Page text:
I Love Change. My Kids Don’t.
When I was little, I would rearrange the furniture in my bedroom every month or so. I can remember the excitement of coming up with a new scheme, the physical anticipation of sleeping in my bed with a whole new viewpoint, of waking up that first morning and momentarily feeling a little lost and confused as I found my inner compass again. I can vividly recall changing out the posters on my walls, moving picture frames around, even flipping my pillow over to the fresh side was a welcome moment of change.
It was the only space in my life I had some semblance of control over (my parents weren’t letting me paint the walls red or anything) and I twisted it and turned it as often as I could. I craved the change. And it’s an attribute that has managed to stay with me for most of my adult life.
I love change. I truly believe it’s the only thing that propels life forward. I like to change my skincare products. I like to lease cars so I can change every few years. I am a consultant and the best thing about it is that I get to work on new things all the time and no two days are the same. I am always house-hunting…much to my husband’s chagrin. Sometimes in another state. Occasionally in another country. I thrive on change. Too much of the same old makes me itchy.
Fast-forward 25 years or so from my early redecorating days.
Little D is five and has had the same bedroom for the past two years. So one day a few months ago we thought it would be fun to switch it up a bit. Move the bed under the window, change where her dresser sits, rearrange some stuffed animals. I could almost feel the excitement of being a kid again. I was so giddy to show her how much fun it would be to rethink her space. I told her with excitement how cool it would be to sleep in a new spot and wake up to a new view. So we tucked her in that night and turned out the light and went about our evening. Minutes later, the whimpering started and it quickly graduated into full-blown crying. Little D didn’t like the new layout. She wasn’t excited to sleep under the window. She did not want anything – not one stuffed animal – to change. At all.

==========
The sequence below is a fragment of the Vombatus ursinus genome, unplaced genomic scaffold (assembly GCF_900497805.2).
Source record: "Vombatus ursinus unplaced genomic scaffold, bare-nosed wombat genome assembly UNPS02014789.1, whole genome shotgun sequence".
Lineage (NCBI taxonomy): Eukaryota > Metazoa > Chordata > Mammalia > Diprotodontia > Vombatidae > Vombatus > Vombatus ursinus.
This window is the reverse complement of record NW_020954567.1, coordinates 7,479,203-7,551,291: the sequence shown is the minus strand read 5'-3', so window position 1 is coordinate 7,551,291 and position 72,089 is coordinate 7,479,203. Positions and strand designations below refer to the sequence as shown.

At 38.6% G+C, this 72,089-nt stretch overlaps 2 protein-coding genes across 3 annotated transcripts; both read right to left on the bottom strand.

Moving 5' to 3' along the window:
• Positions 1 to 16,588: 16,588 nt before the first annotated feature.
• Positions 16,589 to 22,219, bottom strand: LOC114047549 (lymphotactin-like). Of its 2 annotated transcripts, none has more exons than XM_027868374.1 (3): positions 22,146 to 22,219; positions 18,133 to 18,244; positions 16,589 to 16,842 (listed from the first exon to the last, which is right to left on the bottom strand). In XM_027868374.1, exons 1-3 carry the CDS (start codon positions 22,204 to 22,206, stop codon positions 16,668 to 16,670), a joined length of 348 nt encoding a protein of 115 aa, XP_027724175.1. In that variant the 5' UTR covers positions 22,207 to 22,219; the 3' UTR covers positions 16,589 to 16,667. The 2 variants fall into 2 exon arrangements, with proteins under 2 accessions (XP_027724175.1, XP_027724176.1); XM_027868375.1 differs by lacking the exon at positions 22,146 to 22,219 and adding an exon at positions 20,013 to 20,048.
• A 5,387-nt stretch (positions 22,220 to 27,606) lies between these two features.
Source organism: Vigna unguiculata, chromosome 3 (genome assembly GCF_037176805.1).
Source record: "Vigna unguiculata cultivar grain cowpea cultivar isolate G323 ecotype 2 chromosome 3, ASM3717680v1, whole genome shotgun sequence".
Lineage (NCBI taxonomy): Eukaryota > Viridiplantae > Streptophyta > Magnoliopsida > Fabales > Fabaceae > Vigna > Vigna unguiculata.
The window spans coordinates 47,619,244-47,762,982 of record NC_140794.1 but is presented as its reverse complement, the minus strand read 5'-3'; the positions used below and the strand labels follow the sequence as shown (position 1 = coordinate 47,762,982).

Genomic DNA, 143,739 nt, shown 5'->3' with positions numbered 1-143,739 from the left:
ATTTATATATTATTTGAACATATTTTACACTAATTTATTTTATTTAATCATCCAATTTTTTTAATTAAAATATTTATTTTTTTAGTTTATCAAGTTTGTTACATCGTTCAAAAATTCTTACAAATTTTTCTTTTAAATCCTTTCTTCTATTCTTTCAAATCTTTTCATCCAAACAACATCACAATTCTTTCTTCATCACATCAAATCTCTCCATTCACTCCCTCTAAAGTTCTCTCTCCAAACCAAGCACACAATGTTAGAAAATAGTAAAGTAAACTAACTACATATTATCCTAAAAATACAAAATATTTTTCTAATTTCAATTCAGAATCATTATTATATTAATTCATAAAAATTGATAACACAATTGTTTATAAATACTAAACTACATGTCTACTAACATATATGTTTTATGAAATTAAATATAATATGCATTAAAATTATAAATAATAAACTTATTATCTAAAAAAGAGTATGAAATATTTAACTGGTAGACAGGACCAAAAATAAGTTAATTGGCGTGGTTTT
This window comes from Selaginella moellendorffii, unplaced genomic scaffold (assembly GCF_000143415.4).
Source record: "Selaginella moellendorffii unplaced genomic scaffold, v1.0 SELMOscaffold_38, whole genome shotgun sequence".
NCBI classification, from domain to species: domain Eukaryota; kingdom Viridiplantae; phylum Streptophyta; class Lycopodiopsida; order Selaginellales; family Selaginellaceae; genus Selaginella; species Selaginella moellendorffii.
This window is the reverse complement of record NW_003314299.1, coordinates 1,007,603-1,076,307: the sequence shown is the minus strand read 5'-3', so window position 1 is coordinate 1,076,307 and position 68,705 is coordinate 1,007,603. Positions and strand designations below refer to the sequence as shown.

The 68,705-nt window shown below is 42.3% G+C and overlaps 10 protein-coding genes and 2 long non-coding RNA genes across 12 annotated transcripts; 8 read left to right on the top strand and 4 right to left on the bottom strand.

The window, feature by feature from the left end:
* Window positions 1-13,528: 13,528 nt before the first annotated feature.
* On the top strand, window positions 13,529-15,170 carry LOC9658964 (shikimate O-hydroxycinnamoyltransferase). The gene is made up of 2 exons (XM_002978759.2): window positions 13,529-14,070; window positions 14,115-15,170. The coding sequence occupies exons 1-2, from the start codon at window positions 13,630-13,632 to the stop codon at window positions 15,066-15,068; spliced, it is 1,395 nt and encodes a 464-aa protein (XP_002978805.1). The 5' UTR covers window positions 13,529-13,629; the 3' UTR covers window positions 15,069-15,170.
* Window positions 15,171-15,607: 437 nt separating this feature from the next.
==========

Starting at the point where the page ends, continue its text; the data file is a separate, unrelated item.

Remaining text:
So we moved it all back.
That’s the life of my 5-year-old. Stability is king. She wants the same yogurt every morning with her multi-vitamin and her pink spoon laid out and waiting for her. She wants to brush her teeth in my bathroom in the morning and her bathroom at night. She wants me to pick her up from school between 3:30pm – 4pm every day. No earlier because it wouldn’t give her enough time to play on the yard. No later because it would make her feel left behind. She wants her Friday night movie and she doesn’t want it on Saturday. And she wants her bed right where it is, piled high with stuffed animals every night.
And as her mother, it’s my job to give her all that. To maintain schedules and predictability. To give her a sense of comfort and reliability and security…even when I am starving for less of the same.
So how does my nomadic nature fit in with the happily routine life my kids are longing for? Can it? Will it ever? I say yes…and no.
I need to create a sense of stability and comfort for my kids but they can (and should) also learn about adapting to new things…in baby steps.
Moving to a new house? Ok. Doable. Moving to a new country? Probably not the best idea. For now.
But the way I see it, as long as her bed stays in the exact same place, mine can move around just a little.
*tired of me using Pinterest quotes as images? sorry! this one was too perfect to pass up*